The Technium

Five Unstoppables

An unstoppable is a trend or entity with so much forward momentum, centrality, and success that it seems unstoppable. I don’t mean “too big to fail” I mean too unstoppable to stop.

Yet, eventually every unstoppable slows down, even if they don’t vanish, and they usually don’t. (Unlike the “too big to fails.”) How are unstoppables stopped? I recall how hard it was to imagine how unstoppable Japan would be stopped in the 1990s? Real estate was not mentioned. It is always hard to imagine how any great power declines while it is at its peak. But all will.

I see five “unstoppables” reigning in popular imagination now. 

Google, China, the Singularity, Moore’s Law, and the US.

Recently a few contrarians have taken a stab at how the US might fall apart, as mentioned previously. Here’s a recent not very convincing argument against Moore’s Law continuing much beyond 2014. Vernor Vinge himself fashioned four arguments against his singularity thesis (that is greatness!). There’s a few arguments against China. This one in Foreign Policy has some good points, but I find myself not persuaded for some reason. Excerpts:


For complex reasons, China’s rise has inspired fear and unease, not enthusiasm, among Asians. Only 10 percent of Japanese, 21 percent of South Koreans, and 27 percent of Indonesians surveyed by the Chicago Council on Global Affairs said they would be comfortable with China being the future leader of Asia.


Another, perhaps more important, reason for the enduring American preeminence in Asia is that most countries in the region welcome Washington as the guarantor of Asia’s peace. Asian elites from New Delhi to Tokyo continue to count on Uncle Sam to keep a watchful eye on Beijing.


China appears to have done much better in these areas. But appearances can be deceiving. Dictatorships are good at concealing the problems they create while democracy is good at advertising its defects.

I’d love to see a good set of believable scenarios on how Google eventually gets sidelined.

  • Mark Essel

    I don’t believe Google will be stopped so much as made less of a single point of information retrieval. The Internet builds in layers and tools will be constructed connecting search functionality with personal profiles based solely on natural user web interaction.
    Advertising based businesses suffer once we become immune to their baseline. With the popularity if crowd sourcing and social media, no central business will own web information. Already link referrals are becoming significant traffic sources.
    I’m building a blog plugin/web app now that searches a users specified updates with semantic processing (Zemanta) and fires up a contextual adsense search and related ads. Custo
    fit to a user. There are many applications for this type of tech from building user profiles that the Internet can understand, behavioral studies, clustering to identify subcommunities you may share many interests with.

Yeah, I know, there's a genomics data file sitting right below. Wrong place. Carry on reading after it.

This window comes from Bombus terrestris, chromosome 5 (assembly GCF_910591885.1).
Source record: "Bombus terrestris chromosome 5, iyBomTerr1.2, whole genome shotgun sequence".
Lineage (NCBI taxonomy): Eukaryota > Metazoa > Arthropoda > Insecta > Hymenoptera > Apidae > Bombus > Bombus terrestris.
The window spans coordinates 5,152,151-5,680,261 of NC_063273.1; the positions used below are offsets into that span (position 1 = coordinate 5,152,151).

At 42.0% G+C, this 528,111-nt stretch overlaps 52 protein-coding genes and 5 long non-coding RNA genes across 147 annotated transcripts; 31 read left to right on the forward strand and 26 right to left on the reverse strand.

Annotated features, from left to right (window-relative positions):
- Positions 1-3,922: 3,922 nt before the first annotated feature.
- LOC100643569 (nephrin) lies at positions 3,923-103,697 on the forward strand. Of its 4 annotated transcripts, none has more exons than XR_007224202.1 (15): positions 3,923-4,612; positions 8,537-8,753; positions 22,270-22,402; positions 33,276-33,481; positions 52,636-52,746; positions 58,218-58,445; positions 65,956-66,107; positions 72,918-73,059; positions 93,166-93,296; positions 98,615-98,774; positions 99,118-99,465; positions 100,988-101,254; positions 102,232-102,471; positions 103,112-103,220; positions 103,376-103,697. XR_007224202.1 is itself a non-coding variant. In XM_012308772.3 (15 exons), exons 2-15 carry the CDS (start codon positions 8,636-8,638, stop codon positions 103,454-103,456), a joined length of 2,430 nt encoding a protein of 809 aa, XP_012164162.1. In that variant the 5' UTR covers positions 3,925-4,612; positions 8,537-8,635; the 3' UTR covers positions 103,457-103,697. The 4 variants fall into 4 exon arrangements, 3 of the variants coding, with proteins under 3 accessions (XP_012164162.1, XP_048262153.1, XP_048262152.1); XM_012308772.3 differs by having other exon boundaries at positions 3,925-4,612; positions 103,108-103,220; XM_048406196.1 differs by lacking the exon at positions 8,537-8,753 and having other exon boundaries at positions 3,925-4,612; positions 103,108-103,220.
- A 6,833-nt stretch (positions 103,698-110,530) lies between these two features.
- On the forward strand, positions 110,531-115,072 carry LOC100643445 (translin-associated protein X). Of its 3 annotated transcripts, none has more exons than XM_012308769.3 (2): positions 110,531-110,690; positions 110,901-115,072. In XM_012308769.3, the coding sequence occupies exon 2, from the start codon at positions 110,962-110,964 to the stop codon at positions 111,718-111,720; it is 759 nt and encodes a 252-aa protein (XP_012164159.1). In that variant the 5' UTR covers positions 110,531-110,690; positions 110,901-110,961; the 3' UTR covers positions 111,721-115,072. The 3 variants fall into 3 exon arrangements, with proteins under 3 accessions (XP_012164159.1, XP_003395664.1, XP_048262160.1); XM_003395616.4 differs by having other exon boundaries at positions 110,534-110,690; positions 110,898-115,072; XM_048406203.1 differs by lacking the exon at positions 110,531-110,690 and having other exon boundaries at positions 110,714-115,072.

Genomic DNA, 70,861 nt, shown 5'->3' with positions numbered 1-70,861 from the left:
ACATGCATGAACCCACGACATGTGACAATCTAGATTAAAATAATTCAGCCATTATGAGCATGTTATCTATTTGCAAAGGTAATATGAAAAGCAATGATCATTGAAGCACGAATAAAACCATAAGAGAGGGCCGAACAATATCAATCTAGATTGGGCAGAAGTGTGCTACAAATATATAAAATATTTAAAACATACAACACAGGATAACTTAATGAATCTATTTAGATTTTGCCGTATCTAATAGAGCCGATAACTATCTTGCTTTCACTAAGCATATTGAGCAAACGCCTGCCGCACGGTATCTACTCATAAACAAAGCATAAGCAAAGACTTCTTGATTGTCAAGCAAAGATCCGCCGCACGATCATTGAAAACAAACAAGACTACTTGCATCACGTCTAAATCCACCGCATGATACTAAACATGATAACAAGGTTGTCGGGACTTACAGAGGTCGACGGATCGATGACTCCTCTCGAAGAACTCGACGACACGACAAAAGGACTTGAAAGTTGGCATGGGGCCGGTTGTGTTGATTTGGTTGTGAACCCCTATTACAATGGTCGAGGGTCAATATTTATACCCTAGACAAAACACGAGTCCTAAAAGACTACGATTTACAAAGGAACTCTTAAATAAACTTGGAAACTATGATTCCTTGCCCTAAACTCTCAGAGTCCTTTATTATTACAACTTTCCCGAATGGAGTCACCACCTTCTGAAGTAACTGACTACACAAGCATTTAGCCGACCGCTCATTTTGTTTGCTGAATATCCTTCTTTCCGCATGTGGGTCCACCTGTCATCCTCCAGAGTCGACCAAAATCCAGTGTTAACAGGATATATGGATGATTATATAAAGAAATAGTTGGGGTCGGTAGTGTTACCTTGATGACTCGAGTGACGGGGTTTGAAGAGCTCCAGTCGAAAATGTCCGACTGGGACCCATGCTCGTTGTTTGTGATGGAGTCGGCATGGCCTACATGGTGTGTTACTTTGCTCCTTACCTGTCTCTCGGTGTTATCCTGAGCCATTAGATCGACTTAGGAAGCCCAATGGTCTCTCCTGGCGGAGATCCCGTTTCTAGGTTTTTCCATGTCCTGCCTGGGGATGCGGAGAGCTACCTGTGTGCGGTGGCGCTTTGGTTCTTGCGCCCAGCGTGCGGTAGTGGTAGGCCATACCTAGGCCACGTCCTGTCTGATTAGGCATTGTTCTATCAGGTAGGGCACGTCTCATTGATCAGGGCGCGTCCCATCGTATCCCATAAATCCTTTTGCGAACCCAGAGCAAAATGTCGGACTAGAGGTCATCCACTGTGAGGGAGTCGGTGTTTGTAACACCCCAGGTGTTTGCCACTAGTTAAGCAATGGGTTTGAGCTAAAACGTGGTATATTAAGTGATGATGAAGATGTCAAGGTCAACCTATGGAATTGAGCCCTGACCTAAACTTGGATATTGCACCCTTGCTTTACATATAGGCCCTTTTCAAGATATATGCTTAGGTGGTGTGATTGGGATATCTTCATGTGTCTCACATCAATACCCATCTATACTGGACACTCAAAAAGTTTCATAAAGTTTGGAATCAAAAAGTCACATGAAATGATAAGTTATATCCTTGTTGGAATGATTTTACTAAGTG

• Vasu Srinivasan

    The Swan Song of Google, will happen only when we start saying,

    “I will not search here or there.
    I will not search anywhere.
    I do not want the keys jam,
    I do not like them, Sam-I-am.”

    The following three trends:

    1. Everything is not miscellaneous anymore
    In the present time,David Weinberger is absolutely right. “Everything is miscellaneous”,is the central reason, Google is who they are. Google gives me a list which is devoid of context and I use my interpretation to choose a few and filter out the rest.

    But,one day this ‘contextlessness’ is not beautiful anymore. When the digital forests of information is so massive and my needs of information consumption is richer and subtler, that I don’t want to construct meaning,everytime I want something. I give out so much information about myself to the internet, that you should construct the context and give me what I want with surgical precision.

    2. I don’t want and can’t handle everybody
    “Here comes everybody”, warned Clay Shirky. Sure the “Numa Numa” dance was interesting. I could learn all about the Marzipan cake from Wikipedia. Google certainly disrupted, “Knowledge is Power”.

    But, one day, with the posterous of the world and the speech-to-text tools in the mobile, literally, everybody is providing me information and entertainment, real-time, with a range of usefulness (from great to junk),that my cognitive surplus is going down, day by day, with the million Gary wannabes. I demand that, somebody set the “Bozo bit” correctly, after ‘knowing’ who I am.

    3. Fingers are not the window to the internet

    As long as the keyboard is the only interface to the world, I could tolerate a list. Google is certainly my window to the brave new world.

    But, one day, when my expectation increased from getting a list, by typing, to commanding the ‘mobileputer’, “This dude is using the term, non-linear strategic action. I want to understand where he got the term from and how relevant is this term to the current context.”, just like I command my automobile to increase the fan speed.

    Or I am watching a movie and Jack Nicholson drops the name of that expensive coffee and I slap my forhead and my mobile wakes up to give me, yes, indeed this is true, that such a coffee exists. I don’t care about any other info., only what I want. Just find out what I want from who I am and my gesture. But, don’t make me wear those weird looking gadgets all over my body, like the Sci-fi movies.